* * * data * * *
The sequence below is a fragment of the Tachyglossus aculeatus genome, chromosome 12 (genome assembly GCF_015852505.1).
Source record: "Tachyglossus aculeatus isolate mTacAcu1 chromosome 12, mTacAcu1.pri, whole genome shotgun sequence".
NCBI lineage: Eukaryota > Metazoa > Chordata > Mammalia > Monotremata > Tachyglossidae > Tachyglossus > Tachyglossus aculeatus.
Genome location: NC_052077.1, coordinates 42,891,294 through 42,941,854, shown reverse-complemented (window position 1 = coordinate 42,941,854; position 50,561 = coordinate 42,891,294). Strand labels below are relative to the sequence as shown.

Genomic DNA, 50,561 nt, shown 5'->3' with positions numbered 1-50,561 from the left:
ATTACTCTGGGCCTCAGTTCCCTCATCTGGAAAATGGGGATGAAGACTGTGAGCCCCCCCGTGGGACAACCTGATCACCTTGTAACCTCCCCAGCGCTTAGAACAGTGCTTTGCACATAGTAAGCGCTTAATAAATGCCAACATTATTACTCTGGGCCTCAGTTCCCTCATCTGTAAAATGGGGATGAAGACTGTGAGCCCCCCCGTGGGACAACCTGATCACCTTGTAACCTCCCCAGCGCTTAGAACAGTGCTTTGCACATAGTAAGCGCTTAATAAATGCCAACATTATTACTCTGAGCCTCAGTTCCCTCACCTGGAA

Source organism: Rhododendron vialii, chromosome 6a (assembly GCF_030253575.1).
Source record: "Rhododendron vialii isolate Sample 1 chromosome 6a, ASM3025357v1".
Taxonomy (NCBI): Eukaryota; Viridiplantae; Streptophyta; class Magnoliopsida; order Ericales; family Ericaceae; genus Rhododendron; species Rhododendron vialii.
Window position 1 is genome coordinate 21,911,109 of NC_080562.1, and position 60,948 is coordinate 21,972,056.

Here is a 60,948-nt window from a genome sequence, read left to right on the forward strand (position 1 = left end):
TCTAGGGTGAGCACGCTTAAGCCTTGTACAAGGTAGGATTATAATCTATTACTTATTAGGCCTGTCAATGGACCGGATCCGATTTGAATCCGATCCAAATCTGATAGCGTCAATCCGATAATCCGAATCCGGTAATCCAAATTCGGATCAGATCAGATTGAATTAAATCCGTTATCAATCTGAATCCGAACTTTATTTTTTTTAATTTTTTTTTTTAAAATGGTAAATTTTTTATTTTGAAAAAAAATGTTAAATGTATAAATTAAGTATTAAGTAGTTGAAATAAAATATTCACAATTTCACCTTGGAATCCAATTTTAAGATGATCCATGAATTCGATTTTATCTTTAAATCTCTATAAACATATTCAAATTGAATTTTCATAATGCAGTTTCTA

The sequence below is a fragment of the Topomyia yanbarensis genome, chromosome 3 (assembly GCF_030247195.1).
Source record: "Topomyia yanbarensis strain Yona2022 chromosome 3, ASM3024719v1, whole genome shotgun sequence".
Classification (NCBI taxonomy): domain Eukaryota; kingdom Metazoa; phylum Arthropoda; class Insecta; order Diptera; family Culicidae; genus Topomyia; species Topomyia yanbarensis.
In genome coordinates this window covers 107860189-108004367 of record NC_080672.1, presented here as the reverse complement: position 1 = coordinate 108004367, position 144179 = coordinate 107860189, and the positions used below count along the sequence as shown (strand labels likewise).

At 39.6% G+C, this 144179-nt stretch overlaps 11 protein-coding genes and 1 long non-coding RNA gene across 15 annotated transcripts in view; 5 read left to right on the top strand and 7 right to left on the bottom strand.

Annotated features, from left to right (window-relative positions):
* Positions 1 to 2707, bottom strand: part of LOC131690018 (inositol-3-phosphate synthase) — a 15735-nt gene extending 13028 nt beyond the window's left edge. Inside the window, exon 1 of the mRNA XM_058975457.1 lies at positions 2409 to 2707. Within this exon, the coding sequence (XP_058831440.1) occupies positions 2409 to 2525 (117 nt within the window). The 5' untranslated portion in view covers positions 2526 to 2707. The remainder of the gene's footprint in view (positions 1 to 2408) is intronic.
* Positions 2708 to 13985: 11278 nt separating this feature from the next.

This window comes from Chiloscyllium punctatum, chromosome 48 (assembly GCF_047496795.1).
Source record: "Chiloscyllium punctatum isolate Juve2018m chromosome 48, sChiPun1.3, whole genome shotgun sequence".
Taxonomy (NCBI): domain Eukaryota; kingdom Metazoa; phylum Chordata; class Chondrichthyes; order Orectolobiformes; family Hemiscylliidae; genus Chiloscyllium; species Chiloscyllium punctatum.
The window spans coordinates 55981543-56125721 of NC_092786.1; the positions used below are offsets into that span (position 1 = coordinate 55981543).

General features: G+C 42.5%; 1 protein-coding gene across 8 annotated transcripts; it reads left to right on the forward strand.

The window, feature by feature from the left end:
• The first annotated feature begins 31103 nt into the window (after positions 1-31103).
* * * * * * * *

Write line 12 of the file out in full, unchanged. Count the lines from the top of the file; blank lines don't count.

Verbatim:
TCTAGGGTGAGCACGCTTAAGCCTTGTACAAGGTAGGATTATAATCTATTACTTATTAGGCCTGTCAATGGACCGGATCCGATTTGAATCCGATCCAAATCTGATAGCGTCAATCCGATAATCCGAATCCGGTAATCCAAATTCGGATCAGATCAGATTGAATTAAATCCGTTATCAATCTGAATCCGAACTTTATTTTTTTTAATTTTTTTTTTTAAAATGGTAAATTTTTTATTTTGAAAAAAAATGTTAAATGTATAAATTAAGTATTAAGTAGTTGAAATAAAATATTCACAATTTCACCTTGGAATCCAATTTTAAGATGATCCATGAATTCGATTTTATCTTTAAATCTCTATAAACATATTCAAATTGAATTTTCATAATGCAGTTTCTA